Unemployment and labor shortages—at the same time?

Even at 7.4 percent unemployment, Germany says it is short on workers in some sectors.

Frank Augstein / AP / File
Jobseekers sit and wait at an employment agency's office in Duisburg, western Germany, in this 2005 file photo. In some sectors of the German labor force, there is a shortage of workers. Guest blogger Stefan Karlsson writes that raising wages would help with the problem.

A New York Times article claims that as unemployment in Germany has reached the lowest level since 1992, it now suffers from the opposite problem of labor shortages.

But first of all, at 7.4%, unemployment is still significantly above the level of unavoidable frictional unemployment. Labor markets have functioned with unemployment rates more than 5 percentage points lower, so there is no general labor shortage yet.

It could however be the case that a few sectors suffer from a shortage of workers with the right skills, even as unemployment is high in other sectors. The best solution to this is to educate the unemployed in other sectors so that they can work in the sectors which suffers from shortages. Encouraging older workers in the sectors with shortages to stay on the job longer and removing restrictions for foreign workers with the right skills in those sectors would also work.

Amazingly, the article overlooks the most obvious and effective solution to labor shortages, which as it happens would help (that of course, doesn't mean that one can't use other ways to achieve these solutions) with regard to all the three solutions discussed the previous paragraph: higher wages.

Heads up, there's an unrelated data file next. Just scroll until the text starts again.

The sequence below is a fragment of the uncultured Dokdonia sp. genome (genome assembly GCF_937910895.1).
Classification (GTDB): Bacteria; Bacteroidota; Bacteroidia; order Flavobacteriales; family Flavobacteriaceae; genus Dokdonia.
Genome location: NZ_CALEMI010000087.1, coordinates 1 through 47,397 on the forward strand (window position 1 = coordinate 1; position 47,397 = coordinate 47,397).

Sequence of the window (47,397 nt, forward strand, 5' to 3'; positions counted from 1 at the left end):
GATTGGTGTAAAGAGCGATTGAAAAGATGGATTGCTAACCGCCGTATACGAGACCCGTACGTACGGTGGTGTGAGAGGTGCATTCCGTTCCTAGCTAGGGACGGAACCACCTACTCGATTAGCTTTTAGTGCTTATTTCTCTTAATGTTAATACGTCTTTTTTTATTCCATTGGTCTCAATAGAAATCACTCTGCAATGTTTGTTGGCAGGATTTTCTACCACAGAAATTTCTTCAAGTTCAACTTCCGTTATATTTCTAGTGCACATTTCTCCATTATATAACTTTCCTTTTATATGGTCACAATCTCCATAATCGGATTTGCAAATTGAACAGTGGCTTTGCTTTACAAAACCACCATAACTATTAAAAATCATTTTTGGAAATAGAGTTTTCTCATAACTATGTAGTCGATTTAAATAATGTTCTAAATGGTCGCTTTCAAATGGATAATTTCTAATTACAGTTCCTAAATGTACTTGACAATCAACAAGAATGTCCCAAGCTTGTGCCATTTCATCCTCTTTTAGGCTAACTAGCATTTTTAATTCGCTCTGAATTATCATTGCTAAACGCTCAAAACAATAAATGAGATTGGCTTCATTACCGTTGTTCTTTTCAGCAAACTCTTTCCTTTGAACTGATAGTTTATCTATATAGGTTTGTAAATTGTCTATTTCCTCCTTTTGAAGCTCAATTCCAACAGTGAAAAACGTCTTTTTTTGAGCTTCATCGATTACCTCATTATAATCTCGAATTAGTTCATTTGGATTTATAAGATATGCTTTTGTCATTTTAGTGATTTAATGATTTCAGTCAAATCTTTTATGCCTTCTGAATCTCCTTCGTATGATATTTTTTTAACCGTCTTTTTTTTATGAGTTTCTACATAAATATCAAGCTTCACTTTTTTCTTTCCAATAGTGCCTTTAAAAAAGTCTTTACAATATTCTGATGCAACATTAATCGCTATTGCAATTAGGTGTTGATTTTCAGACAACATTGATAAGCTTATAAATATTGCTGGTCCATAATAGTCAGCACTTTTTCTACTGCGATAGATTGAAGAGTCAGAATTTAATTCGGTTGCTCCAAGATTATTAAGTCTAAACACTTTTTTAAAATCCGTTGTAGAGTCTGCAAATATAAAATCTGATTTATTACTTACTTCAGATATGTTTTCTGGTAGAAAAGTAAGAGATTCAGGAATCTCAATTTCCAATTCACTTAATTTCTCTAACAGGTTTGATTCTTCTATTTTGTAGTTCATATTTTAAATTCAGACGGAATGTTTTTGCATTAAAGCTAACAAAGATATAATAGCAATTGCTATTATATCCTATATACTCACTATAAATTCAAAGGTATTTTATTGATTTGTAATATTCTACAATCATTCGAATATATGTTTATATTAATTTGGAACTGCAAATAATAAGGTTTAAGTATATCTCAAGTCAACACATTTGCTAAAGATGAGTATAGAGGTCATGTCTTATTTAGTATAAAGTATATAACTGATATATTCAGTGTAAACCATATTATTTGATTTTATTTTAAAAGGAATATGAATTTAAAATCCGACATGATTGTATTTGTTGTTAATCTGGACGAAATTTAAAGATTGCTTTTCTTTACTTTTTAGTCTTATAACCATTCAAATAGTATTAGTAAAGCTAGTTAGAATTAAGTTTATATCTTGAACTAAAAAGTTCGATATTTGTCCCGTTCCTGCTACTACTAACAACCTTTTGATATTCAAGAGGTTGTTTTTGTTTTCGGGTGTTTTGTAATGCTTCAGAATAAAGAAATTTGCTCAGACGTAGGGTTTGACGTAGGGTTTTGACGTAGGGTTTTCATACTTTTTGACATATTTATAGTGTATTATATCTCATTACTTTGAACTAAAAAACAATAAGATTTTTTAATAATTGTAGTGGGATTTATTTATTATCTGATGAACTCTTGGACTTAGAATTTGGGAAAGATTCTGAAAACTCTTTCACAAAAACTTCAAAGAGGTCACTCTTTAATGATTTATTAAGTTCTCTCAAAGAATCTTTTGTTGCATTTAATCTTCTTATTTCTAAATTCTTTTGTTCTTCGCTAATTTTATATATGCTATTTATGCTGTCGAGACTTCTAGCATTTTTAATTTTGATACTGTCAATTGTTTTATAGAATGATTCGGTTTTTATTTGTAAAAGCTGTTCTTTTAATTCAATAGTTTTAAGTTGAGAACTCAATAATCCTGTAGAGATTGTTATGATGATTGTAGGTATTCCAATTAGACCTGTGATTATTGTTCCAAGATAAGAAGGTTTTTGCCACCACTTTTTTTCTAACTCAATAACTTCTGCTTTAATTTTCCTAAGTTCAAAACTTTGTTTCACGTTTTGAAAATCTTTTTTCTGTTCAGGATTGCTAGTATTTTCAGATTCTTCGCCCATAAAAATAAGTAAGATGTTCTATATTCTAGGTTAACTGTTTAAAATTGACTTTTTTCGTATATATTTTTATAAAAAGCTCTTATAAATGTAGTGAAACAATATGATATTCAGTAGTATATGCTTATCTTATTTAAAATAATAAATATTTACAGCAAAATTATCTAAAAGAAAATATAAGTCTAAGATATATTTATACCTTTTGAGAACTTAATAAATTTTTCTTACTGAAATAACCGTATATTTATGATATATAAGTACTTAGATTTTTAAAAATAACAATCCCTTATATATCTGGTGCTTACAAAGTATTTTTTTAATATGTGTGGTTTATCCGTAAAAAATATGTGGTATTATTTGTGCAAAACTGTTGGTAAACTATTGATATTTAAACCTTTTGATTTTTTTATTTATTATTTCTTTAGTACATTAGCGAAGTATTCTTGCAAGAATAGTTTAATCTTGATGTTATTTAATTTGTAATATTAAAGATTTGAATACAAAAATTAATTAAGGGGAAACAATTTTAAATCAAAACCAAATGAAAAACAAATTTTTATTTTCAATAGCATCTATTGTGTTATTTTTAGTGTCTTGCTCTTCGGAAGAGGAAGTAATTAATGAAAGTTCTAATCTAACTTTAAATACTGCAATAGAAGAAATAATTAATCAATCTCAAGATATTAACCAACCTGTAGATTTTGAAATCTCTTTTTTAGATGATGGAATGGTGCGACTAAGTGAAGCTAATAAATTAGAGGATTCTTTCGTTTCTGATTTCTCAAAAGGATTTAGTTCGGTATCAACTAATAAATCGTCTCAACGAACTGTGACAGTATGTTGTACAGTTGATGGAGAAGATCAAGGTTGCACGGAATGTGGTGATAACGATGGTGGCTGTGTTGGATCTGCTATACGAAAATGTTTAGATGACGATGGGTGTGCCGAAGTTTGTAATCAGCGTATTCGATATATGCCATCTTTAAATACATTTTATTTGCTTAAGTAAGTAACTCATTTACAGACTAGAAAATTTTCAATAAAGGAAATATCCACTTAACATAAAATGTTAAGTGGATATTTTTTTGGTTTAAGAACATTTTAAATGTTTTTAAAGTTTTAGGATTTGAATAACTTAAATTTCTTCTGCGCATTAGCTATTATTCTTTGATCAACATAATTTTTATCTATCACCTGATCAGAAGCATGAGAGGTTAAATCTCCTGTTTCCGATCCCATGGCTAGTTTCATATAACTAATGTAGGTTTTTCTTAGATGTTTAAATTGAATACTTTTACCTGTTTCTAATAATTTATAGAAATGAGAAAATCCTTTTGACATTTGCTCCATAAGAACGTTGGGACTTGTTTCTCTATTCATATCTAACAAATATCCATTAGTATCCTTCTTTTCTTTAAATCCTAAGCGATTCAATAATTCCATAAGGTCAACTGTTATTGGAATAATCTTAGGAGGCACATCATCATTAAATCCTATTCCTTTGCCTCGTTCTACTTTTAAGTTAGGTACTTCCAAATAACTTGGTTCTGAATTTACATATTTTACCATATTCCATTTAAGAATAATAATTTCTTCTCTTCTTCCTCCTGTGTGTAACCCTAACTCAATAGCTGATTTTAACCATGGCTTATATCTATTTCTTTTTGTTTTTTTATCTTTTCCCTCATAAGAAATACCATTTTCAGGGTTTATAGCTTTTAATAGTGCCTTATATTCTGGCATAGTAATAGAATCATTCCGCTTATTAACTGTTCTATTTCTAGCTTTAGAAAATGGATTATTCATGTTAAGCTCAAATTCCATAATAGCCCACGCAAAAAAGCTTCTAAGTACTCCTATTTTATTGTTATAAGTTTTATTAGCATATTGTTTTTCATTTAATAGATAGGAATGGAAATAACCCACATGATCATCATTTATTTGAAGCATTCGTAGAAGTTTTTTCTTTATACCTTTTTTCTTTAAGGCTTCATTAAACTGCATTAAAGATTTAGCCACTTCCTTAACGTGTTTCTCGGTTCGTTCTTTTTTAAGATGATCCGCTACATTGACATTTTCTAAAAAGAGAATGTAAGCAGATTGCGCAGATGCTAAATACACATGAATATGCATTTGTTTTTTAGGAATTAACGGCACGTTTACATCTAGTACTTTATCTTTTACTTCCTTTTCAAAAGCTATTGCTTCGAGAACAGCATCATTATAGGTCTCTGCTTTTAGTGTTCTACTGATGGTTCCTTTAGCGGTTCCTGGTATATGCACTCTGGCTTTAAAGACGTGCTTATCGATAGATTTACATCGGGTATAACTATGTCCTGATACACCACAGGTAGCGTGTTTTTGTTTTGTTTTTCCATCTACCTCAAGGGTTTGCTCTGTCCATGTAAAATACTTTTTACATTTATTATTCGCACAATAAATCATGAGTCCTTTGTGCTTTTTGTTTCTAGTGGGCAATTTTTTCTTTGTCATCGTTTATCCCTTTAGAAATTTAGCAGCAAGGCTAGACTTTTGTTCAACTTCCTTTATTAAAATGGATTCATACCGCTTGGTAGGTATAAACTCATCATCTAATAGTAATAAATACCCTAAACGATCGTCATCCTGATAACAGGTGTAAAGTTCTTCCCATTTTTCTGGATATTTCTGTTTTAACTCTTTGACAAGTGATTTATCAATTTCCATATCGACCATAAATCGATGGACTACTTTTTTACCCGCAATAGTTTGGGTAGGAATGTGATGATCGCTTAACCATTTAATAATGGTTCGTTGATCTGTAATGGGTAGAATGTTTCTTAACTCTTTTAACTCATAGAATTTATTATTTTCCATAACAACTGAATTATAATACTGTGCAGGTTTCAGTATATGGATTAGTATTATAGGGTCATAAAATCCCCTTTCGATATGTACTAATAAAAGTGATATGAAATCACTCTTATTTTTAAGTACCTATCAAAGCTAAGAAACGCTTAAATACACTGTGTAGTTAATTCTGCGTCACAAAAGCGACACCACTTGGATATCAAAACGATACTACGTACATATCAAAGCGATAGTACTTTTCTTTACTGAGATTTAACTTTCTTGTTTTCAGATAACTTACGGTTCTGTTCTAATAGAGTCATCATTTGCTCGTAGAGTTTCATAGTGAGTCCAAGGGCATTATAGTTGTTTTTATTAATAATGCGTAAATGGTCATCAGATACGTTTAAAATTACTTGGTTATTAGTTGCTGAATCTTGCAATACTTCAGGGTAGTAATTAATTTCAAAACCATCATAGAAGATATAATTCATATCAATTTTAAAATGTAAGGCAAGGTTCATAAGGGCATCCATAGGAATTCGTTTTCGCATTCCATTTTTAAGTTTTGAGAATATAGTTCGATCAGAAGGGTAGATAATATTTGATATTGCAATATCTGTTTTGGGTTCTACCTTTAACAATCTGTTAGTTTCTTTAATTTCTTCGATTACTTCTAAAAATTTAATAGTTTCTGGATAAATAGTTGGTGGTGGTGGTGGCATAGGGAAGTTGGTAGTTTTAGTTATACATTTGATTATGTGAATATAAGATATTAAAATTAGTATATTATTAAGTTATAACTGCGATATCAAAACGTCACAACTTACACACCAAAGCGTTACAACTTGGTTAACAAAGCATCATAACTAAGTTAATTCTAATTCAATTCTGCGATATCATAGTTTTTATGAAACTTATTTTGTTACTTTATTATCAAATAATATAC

As in any market, a shortage is a sign that the price, in this case the wage level, is too low. Raising pay in sectors with shortages would encourage people to get the needed education to work there, it would encourage older workers to stay on longer and it would encourage foreign workers with the right skills to move to Germany (though in most cases they would have to educate themselves too, only in this case in the German language).

But some employers in the sectors might object by saying that they can't afford to raise wages. But if they can't pay enough to get workers, then their business isn't efficient and shouldn't survive. In that case it is better if other employers, whether in Germany or elsewhere take over production.

Remember, a higher price doesn't just help achieve equilibrium by increasing supply, but also by reducing demand, in this case the demand for workers from inefficient employers.

I have frequently argued that wage cuts will reduce unemployment, but it is just as true that wage increases will reduce labor shortages and therefore increase employment. Thus if employers in some German sectors can't find the right workers then it should be clear that they should offer workers better pay. And if they can't afford it or pass on these increases to their customers, then they aren't efficient enough.

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